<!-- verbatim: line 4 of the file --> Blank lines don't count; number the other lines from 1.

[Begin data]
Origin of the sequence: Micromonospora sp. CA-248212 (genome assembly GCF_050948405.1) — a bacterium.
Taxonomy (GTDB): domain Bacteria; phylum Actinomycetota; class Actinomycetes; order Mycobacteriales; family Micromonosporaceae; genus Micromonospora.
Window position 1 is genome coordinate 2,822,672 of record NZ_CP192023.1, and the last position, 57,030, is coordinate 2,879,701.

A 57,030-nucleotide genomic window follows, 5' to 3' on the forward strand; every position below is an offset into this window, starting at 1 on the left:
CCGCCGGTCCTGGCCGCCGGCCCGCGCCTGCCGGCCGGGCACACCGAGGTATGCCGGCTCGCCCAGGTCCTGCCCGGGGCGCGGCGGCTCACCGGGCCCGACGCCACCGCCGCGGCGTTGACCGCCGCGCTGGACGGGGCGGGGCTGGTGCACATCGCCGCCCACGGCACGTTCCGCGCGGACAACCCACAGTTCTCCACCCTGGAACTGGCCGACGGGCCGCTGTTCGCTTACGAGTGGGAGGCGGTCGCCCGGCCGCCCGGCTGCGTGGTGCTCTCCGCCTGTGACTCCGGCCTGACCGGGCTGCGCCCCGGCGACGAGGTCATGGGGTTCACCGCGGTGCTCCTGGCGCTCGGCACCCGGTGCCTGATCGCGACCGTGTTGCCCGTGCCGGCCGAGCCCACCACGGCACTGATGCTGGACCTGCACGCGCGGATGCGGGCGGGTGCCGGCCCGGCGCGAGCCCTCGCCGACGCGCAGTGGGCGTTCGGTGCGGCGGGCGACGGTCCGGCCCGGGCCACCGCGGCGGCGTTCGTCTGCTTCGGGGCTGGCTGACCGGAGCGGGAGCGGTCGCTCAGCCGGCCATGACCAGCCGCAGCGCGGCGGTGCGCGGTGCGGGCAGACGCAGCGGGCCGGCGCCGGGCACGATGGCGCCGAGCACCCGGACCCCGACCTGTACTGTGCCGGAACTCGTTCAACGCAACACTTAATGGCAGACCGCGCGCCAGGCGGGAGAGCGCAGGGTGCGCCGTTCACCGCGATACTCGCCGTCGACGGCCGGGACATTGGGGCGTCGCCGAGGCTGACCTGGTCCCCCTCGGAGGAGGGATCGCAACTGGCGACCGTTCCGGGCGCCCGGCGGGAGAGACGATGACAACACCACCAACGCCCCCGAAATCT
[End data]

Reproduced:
A 57,030-nucleotide genomic window follows, 5' to 3' on the forward strand; every position below is an offset into this window, starting at 1 on the left: